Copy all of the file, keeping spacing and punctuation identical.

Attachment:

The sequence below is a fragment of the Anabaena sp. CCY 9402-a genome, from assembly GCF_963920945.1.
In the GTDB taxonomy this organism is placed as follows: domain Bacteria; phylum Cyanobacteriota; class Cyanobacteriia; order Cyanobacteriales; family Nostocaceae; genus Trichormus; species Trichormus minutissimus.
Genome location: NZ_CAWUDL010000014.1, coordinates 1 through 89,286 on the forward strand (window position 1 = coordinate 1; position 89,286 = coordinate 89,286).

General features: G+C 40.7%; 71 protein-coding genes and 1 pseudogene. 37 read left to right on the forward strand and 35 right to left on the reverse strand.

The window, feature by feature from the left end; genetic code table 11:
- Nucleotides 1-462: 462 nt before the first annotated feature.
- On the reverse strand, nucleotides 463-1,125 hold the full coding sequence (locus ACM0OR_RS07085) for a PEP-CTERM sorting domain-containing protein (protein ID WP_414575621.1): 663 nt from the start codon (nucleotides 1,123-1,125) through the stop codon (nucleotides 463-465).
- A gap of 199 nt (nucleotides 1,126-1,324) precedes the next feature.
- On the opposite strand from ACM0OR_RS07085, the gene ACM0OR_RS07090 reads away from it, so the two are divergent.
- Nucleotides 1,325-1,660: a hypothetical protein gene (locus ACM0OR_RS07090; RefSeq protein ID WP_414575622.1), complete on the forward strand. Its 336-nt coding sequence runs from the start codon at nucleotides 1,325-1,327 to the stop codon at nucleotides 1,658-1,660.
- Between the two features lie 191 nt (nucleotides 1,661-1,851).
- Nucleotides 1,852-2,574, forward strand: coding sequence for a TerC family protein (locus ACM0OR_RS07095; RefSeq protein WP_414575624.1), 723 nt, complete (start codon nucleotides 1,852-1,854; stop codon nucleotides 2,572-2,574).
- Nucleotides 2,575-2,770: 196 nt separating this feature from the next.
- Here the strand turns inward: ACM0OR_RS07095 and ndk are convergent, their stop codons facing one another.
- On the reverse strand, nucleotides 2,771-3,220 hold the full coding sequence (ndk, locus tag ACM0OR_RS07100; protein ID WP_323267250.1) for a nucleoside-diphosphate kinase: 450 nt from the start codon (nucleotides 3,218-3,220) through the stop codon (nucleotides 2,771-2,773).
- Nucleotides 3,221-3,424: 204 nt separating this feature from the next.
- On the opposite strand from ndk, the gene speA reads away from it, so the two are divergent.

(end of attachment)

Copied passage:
The sequence below is a fragment of the Anabaena sp. CCY 9402-a genome, from assembly GCF_963920945.1.
In the GTDB taxonomy this organism is placed as follows: domain Bacteria; phylum Cyanobacteriota; class Cyanobacteriia; order Cyanobacteriales; family Nostocaceae; genus Trichormus; species Trichormus minutissimus.
Genome location: NZ_CAWUDL010000014.1, coordinates 1 through 89,286 on the forward strand (window position 1 = coordinate 1; position 89,286 = coordinate 89,286).

General features: G+C 40.7%; 71 protein-coding genes and 1 pseudogene. 37 read left to right on the forward strand and 35 right to left on the reverse strand.

The window, feature by feature from the left end; genetic code table 11:
- Nucleotides 1-462: 462 nt before the first annotated feature.
- On the reverse strand, nucleotides 463-1,125 hold the full coding sequence (locus ACM0OR_RS07085) for a PEP-CTERM sorting domain-containing protein (protein ID WP_414575621.1): 663 nt from the start codon (nucleotides 1,123-1,125) through the stop codon (nucleotides 463-465).
- A gap of 199 nt (nucleotides 1,126-1,324) precedes the next feature.
- On the opposite strand from ACM0OR_RS07085, the gene ACM0OR_RS07090 reads away from it, so the two are divergent.
- Nucleotides 1,325-1,660: a hypothetical protein gene (locus ACM0OR_RS07090; RefSeq protein ID WP_414575622.1), complete on the forward strand. Its 336-nt coding sequence runs from the start codon at nucleotides 1,325-1,327 to the stop codon at nucleotides 1,658-1,660.
- Between the two features lie 191 nt (nucleotides 1,661-1,851).
- Nucleotides 1,852-2,574, forward strand: coding sequence for a TerC family protein (locus ACM0OR_RS07095; RefSeq protein WP_414575624.1), 723 nt, complete (start codon nucleotides 1,852-1,854; stop codon nucleotides 2,572-2,574).
- Nucleotides 2,575-2,770: 196 nt separating this feature from the next.
- Here the strand turns inward: ACM0OR_RS07095 and ndk are convergent, their stop codons facing one another.
- On the reverse strand, nucleotides 2,771-3,220 hold the full coding sequence (ndk, locus tag ACM0OR_RS07100; protein ID WP_323267250.1) for a nucleoside-diphosphate kinase: 450 nt from the start codon (nucleotides 3,218-3,220) through the stop codon (nucleotides 2,771-2,773).
- Nucleotides 3,221-3,424: 204 nt separating this feature from the next.
- On the opposite strand from ndk, the gene speA reads away from it, so the two are divergent.